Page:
The latest resident of the recession-era bargain bin: a private island in Fiji. Paul De Domenico, a former food industry executive who'd been asking $35 million for his 800-acre slice of paradise, is lowering his price by nearly 20%.
"The good old days are over," says De Domenico, 74. "I'm at the age now where I'm trying to liquidate some assets."
Fortunately for the rest of us, a trip to Fiji can be had without making such a pricey commitment, thanks to a sagging local currency. Though roundtrip airfare will set you back about $1,600, the greenback gained 40% on the Fiji dollar over the past year--which means that once you get there, everything is on sale at a deep discount.
Fiji is just one of many places that's suddenly more affordable to American travelers.
Top on our list is Hungary, buoyed both by airfares in the $590 range and a currency that the dollar has gained 30% on over the past year. Sweden, our second-ranked country, offers nearly identical currency perks. The dollar has gained a full 50% on Poland's zloty, meaning that $100 can now get you a $150 hotel room in Warsaw.
On top of the dollar's increased value, Americans will find tremendous deals on rooms as hotels around the world try to entice reluctant visitors.
"Middle-range hotels have definitely been lowering rates," says Michelle Finkelstein, vice president of sales at Our Personal Guest, a San Francisco-based travel agency. "A lot of high-end hotels haven't lowered their rates because it's hard to get them back up. So they've been throwing in free nights and other perks."
To figure out which countries are cheapest to visit in this recession, we looked at all the non-North American currencies against which the U.S. dollar has gained 15% or more over the past year. We then ranked these 28 countries by the dollar's value in local currency, and by airfare. We based the latter on prices from Kayak.com for a roundtrip coach flight from a New York-area airport to each country's capital, departing on Friday, June 12 and returning Sunday, June 21. Ties in the overall rankings were broken by lowest airfare.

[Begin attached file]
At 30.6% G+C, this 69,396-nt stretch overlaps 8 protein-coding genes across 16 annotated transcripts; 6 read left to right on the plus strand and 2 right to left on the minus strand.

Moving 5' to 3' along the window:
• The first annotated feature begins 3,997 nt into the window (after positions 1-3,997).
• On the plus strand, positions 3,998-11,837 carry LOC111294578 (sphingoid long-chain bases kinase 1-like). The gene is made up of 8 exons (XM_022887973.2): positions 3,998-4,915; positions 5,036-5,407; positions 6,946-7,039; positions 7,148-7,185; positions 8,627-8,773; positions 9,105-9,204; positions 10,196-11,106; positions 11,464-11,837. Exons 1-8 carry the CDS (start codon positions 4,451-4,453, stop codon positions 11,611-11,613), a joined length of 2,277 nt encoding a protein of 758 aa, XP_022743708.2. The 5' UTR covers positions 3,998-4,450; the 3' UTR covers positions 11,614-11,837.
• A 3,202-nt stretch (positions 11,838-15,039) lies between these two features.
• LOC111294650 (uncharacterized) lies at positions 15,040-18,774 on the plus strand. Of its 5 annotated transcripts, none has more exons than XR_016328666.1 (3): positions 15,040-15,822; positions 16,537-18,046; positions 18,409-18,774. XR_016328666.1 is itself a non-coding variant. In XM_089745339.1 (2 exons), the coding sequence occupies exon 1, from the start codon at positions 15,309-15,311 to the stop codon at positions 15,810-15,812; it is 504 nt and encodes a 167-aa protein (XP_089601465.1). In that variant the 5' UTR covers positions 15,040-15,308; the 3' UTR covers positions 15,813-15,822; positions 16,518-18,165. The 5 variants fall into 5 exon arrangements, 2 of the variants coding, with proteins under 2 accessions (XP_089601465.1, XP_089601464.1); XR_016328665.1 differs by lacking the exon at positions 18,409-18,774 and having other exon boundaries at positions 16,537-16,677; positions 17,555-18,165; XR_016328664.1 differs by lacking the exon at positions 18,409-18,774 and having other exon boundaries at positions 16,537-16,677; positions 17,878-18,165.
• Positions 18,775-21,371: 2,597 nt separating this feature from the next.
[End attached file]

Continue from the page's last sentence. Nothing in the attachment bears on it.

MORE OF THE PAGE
Last year, Forbes predicted that the dollar, which had been pummeled by steady rate cuts by the Fed, was poised for recovery--and that high-flying foreign currencies were in for a rude awakening. We suggested that countries like Brazil and Poland would see their currencies drop as the dollar recovered. Indeed, the greenback is up 26% on Brazil's real and 50% on Poland's zloty.
"Our currency has weathered the storm better than many," says Dan O'Neil, executive vice president of futures at OptionsXpress in Chicago. "We've been a lot more proactive in combating the downturn, we're seen as a more dynamic and resilient economy, and the dollar has traditionally been a safe haven currency."
And now, instead of paying exorbitant exchange rates abroad, American travelers are reaping the benefits of a strong dollar.
Of all industrialized nations, Iceland has been perhaps the hardest-hit by the global recession. Starting in 2003, Iceland's financial industry metastasized, growing from a few billion dollars in assets to nearly 50 times that amount by 2008.